Postprint version. Published in International Journal of Robust and Nonlinear Control, Volume 10, Issue 11-12, September 1, 2000, pages 983-1003.
Most algebraic calculations which one sees in linear systems theory, for example in IEEE TAC, involve block matrices and so are highly non-commutative. Thus conventional commutative computer algebra packages, as in Mathematica and Maple, do not address them. Here we investigate the usefulness of non-commutative computer algebra in a particular area of control theory − singularly perturbed dynamic systems − where working with the non-commutative polynomials involved is especially tedious. Our conclusion is that they have considerable potential for helping practitioners with such computations. Commutative Gröbner basis algorithms are powerful and make up the engines in symbolic algebra packages' Solve commands. Non-commutative Gröbner basis algorithms are more recent, but we shall see that they, together with an algorithm for removing redundant equations, are useful in manipulating the messy sets of non-commutative polynomial equations which arise in singular perturbation calculations. We use the non-commutative algebra package NCAlgebra and the non-commutative Gröbner basis package NCGB which runs under it on two different problems. We illustrate the method on the classical state feedback optimal control problem, see , where we obtain one more (very long) term than was done previously. Then we use it to derive singular perturbation expansions for the relatively new (linear) information state equation.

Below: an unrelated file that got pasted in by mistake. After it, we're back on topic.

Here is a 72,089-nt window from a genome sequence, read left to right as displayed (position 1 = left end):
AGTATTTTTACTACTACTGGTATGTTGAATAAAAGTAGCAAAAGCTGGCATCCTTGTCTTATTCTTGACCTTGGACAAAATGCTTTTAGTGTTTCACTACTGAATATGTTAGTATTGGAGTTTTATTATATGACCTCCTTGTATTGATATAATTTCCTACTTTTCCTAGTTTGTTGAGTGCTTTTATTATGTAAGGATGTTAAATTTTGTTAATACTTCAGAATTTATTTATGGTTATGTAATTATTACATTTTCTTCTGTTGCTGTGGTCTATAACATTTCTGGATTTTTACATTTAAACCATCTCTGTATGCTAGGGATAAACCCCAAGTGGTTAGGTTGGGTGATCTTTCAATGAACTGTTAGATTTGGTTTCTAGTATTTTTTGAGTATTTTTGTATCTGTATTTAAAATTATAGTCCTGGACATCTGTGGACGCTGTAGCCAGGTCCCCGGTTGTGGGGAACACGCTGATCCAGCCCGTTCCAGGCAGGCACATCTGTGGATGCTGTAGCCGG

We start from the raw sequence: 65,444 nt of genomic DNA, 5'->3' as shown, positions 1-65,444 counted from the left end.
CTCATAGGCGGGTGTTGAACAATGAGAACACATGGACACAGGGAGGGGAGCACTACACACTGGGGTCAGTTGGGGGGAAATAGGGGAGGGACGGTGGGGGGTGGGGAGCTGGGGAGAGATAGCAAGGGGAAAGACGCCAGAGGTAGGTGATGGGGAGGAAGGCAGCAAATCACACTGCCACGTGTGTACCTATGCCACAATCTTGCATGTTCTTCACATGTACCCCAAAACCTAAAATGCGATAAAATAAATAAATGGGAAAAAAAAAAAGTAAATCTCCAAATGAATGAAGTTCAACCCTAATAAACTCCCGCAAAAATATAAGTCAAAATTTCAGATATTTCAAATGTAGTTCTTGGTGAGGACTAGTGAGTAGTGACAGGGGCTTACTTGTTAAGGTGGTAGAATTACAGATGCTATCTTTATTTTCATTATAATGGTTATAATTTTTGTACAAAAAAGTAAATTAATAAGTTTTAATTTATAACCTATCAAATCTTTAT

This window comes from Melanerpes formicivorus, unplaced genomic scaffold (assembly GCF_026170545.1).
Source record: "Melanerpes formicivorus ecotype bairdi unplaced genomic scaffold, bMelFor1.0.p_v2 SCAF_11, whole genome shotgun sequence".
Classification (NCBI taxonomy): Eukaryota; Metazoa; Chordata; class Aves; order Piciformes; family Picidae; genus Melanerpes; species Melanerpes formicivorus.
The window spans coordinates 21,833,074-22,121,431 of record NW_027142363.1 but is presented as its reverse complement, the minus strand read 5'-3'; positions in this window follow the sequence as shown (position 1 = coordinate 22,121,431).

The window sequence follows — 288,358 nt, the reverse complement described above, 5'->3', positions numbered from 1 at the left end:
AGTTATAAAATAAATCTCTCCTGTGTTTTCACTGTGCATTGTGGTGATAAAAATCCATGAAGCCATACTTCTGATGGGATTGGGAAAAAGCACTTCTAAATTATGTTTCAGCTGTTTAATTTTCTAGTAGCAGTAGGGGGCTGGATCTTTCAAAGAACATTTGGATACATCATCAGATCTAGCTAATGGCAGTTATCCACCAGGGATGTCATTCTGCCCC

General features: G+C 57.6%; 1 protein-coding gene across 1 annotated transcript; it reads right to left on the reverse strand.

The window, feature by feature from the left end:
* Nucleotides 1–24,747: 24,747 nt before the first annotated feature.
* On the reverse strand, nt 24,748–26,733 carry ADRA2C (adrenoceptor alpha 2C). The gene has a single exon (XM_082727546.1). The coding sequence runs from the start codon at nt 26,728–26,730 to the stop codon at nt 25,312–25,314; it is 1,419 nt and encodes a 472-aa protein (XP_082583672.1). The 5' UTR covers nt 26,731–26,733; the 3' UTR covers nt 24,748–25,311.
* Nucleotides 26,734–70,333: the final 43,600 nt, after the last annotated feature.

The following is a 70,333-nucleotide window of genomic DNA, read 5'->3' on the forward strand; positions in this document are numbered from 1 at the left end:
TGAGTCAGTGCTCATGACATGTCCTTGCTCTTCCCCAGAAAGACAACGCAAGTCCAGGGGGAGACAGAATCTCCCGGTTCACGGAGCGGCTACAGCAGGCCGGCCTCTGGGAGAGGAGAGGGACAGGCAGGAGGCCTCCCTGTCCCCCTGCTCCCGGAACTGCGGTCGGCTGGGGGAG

The definitive version is available at http://www3.interscience.wiley.com/journal/72517344/abstract.